Upon this basis, along with that of the logical content of assertions (where logical content is inversely proportional to probability), Popper went on to develop his important notion of verisimilitude or "truthlikeness". Verisimilitude in its literary context is defined as the fact or quality of being verisimilar the appearance of being true or real likeness or resemblance of the truth reality or a fact’s

The intuitive idea behind verisimilitude is that the assertions or hypotheses of scientific theories can be objectively measured with respect to the amount of truth and falsity that they imply. And, in this way, one theory can be evaluated as more or less true than another on a quantitative basis which, Popper emphasizes forcefully, has nothing to do with "subjective probabilities" or other merely "epistemic" considerations.

The simplest mathematical formulation that Popper gives of this concept can be found in the tenth chapter of Conjectures and Refutations. Conjectures and Refutations: The Growth of Scientific Knowledge is a book written by philosopher Karl Popper. . Here he defines it as:

$Vs(a)=CT_v(a)-CT_f(a) \,$

where Vs(a) is the verisimilitude of a, Ctv(a) is a measure of the content of truth of a, and CTf(a) is a measure of the content of the falsity of a.

Knowledge, for Popper, was objective, both in the sense that it is objectively true (or truthlike), and also in the sense that knowledge has an ontological status (i. e. , knowledge as object) independent of the knowing subject (Objective Knowledge: An Evolutionary Approach, 1972). He proposed three worlds (see Popperian cosmology): World One, being the physical world, or physical states; World Two, being the world of mind, or mental states, ideas, and perceptions; and World Three, being the body of human knowledge expressed in its manifold forms, or the products of the second world made manifest in the materials of the first world (i. Popperian cosmology is Karl Popper 's philosophical theory of Reality that includes three interacting worlds called World 1, World 2 and e. –books, papers, paintings, symphonies, and all the products of the human mind). World Three, he argued, was the product of individual human beings in exactly the same sense that an animal path is the product of individual animals, and that, as such, has an existence and evolution independent of any individual knowing subjects. The influence of World Three, in his view, on the individual human mind (World Two) is at least as strong as the influence of World One. In other words, the knowledge held by a given individual mind owes at least as much to the total accumulated wealth of human knowledge, made manifest, as to the world of direct experience. As such, the growth of human knowledge could be said to be a function of the independent evolution of World Three. Many contemporary philosophers have not embraced Popper's Three World conjecture, due mostly, it seems, to its resemblance to Cartesian dualism. In Philosophy of mind, dualism is a set of views about the relationship between mind and matter which begins with the claim that mental phenomena are in some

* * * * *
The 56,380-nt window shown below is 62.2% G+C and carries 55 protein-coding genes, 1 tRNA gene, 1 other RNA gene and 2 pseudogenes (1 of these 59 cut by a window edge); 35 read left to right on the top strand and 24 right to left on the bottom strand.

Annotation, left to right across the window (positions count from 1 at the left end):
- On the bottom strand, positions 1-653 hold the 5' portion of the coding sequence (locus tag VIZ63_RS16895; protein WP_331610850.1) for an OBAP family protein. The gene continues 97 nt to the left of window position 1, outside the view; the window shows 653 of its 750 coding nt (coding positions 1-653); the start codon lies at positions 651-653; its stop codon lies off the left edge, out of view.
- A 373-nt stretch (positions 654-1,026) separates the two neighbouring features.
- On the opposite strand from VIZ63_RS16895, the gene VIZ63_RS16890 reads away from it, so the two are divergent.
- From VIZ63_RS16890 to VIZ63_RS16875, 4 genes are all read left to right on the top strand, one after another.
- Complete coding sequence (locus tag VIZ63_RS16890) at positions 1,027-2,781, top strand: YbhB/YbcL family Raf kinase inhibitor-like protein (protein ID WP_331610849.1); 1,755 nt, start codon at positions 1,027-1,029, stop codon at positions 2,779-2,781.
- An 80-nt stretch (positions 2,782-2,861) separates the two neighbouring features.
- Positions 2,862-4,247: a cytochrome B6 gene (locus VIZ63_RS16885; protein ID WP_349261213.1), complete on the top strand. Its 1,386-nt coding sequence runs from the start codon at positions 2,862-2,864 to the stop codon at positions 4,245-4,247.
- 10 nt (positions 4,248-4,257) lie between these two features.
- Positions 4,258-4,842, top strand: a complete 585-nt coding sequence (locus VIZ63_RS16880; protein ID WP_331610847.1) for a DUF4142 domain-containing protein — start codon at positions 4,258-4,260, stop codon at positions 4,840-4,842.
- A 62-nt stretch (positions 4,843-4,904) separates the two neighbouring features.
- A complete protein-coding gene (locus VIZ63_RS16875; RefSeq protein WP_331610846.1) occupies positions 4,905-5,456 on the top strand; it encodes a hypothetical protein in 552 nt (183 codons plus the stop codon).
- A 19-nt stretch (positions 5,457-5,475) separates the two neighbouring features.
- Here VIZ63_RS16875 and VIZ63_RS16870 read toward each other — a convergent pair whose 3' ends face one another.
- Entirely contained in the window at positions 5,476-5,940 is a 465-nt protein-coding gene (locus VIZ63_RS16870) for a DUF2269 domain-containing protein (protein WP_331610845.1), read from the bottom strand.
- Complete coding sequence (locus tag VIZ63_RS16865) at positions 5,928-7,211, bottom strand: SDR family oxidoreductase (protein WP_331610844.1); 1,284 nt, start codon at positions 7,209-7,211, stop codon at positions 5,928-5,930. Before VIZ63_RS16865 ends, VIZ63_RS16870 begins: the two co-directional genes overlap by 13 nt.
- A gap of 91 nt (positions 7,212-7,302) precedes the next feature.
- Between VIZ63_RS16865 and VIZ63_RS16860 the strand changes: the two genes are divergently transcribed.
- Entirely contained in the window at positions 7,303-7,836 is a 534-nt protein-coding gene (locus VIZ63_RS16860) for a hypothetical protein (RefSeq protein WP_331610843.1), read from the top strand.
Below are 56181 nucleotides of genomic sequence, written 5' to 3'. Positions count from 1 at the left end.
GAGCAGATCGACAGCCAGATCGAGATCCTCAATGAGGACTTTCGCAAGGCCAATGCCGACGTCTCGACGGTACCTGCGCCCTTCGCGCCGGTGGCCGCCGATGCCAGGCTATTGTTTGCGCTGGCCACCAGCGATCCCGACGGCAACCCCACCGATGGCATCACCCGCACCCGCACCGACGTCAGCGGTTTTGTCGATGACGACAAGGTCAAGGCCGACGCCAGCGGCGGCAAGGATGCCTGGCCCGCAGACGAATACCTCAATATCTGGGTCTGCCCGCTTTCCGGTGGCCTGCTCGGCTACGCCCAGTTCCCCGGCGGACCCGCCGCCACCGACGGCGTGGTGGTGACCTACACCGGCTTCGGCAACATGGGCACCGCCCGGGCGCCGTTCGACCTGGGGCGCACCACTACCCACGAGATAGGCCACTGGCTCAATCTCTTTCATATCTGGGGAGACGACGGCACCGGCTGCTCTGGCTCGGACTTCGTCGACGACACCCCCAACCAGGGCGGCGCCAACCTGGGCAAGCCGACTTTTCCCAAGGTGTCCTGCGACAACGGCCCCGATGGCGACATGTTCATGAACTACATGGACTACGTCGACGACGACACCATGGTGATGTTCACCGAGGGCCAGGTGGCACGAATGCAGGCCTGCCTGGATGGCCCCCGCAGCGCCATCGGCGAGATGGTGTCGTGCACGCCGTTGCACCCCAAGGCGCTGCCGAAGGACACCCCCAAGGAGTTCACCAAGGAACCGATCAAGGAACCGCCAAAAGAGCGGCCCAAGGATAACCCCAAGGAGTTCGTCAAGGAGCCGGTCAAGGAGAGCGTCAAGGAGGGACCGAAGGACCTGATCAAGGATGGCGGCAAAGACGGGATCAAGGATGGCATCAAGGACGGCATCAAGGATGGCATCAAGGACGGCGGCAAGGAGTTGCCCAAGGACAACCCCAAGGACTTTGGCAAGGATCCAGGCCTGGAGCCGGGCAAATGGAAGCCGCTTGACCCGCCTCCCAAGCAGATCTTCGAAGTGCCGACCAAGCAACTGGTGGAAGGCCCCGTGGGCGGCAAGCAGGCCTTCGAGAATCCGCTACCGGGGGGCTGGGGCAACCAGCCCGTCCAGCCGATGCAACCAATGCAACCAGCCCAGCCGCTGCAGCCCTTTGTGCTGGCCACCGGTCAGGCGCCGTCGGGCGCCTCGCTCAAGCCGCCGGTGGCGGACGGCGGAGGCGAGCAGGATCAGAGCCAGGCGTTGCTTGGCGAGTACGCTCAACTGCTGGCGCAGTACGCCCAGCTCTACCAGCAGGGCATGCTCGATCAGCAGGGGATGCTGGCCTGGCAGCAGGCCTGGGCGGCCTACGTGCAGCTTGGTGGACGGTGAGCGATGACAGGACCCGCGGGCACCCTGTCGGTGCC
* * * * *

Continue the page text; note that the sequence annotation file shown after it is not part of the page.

### Political philosophy

The Liberalism series,
part of the Politics series
Portal:Politics
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### Problem of Induction

Among his contributions to philosophy is his attempt to answer the philosophical problem of induction. The problem of induction is the philosophical question of whether inductive reasoning is valid The problem, in basic terms, can be understood by example: given that the sun has risen every day for as long as anyone can remember, what is the rational proof that it will rise tomorrow? How can one rationally prove that past events will continue to repeat in the future, just because they have repeated in the past? Popper's reply is characteristic, and ties in with his criterion of falsifiability. He states that while there is no way to prove that the sun will rise, we can formulate a theory that every day the sun will rise—if it does not rise on some particular day, our theory will be disproved, but at present it is confirmed. Since it is a very well-tested theory, we have every right to believe that it accurately represents reality, so far as we know.